Using the previous equation, the total amount of polymer that should be present in my quench tank is: But if I really have a concentration of 4.2 percent instead of the required 7 percent, how much polymer quenchant is present? Again, a calculation is performed: Now the quench tank is supposed to have 31.5 gallons in the system, but only 18.9 gallons are actually present. The system needs to have 12.6 gallons (31.5-18.9 = 12.6) of polymer quenchant added to the quench tank.

#### The concentration is high

The situation when the concentration is high requires a bit more calculation to get right. Assume that I have an induction hardening system for hardening gear teeth such as in the instance above. I am supposed to have a concentration of 7 percent, but the laboratory measured a concentration 10.5 percent and my parts are not seeing the proper depth of case, and the hardness is low. The system capacity is 450 gallons. The quench tank needs to be adjusted to the proper concentration.

In this case, the calculation again, but with the existing amounts: From the calculations above, the proper amount of polymer quenchant in the tank should be 31.5 gallons, but there are 47.25 gallons of polymer present. The system needs to remove 15.75 gallons (47.25-31.5 = 15.75) of polymer. It is not possible to selectively remove just the polymer from the quench tank since the polymer is thoroughly mixed in the tank. We must remove the equivalent of 15.75 gallons of polymer from the quench tank.

The equation is used again, but with just the quenchant to be removed: Rearranging: We must remove 150 gallons of quenchant mixture from the 450-gallon quench tank to get the concentration right. After the 150 gallons is removed, the solution remaining still has a concentration of 10.5 percent. Verifying that the polymer remaining is right, we do the calculation again, but with the new volume: Now the proper amount of polymer is present in the quench tank, and 150 gallons of water is added to the system. The system is now at the required capacity of 450 gallons, at the proper concentration of 7 percent.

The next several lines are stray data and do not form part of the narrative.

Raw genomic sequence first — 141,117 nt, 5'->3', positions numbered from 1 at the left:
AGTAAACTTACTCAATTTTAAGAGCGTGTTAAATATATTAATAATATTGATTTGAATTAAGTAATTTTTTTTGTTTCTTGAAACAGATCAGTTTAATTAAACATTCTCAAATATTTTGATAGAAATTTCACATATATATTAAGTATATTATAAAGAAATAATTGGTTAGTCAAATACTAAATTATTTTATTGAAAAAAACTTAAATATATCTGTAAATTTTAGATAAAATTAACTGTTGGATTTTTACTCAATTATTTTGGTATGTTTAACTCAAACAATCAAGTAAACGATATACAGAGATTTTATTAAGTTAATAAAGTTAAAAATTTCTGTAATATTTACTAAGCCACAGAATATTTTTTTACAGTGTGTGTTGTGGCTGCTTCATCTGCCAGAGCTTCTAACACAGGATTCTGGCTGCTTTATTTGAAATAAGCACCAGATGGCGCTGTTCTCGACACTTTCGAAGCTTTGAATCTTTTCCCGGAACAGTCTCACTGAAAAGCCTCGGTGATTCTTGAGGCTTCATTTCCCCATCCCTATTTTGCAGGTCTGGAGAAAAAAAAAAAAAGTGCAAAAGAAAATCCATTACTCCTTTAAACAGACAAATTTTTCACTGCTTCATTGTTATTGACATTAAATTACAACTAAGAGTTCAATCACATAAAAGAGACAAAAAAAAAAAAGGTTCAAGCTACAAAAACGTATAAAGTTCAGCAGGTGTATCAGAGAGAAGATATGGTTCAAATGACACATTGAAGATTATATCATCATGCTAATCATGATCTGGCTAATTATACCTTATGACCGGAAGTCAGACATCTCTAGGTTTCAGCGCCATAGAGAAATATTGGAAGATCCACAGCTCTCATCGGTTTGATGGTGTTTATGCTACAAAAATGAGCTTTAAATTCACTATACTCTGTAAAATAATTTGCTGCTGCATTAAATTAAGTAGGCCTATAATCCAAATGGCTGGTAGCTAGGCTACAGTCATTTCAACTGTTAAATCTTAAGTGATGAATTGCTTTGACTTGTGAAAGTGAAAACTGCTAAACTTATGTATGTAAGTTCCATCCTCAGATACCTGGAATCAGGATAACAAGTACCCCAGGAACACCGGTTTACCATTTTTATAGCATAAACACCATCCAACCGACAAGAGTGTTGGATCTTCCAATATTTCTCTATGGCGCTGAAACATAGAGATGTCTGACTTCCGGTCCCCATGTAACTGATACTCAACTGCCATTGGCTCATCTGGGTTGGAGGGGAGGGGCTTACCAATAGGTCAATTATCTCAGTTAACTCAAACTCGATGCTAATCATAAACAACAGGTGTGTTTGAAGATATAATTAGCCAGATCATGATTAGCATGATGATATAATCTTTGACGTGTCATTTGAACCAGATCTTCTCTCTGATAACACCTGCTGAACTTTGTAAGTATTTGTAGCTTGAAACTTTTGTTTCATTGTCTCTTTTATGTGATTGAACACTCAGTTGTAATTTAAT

As always, the quench tank should be remeasured and verified that the proper concentration is present, after adjustments have been made.

### Conclusions

In this article, I went over the proper method of determining the amount of quenchant required in a quench tank to achieve the proper concentration. In the event that the concentration is low in a quench tank, the proper method of determining the proper amount of polymer quenchant to the quench tank was illustrated. A method was also shown to determine the amount of quenchant to be removed from a quench tank (and then adjusted with water) when a high concentration of polymer quenchant is measured.

Should you have any questions regarding this column, or suggestions for new columns, please contact the editor or myself.

SHARE is a senior research scientist of metallurgy at Houghton International, Inc., a global metalworking fluids supplier based in Valley Forge, Pennsylvania. Go online to www.houghtonintl.com.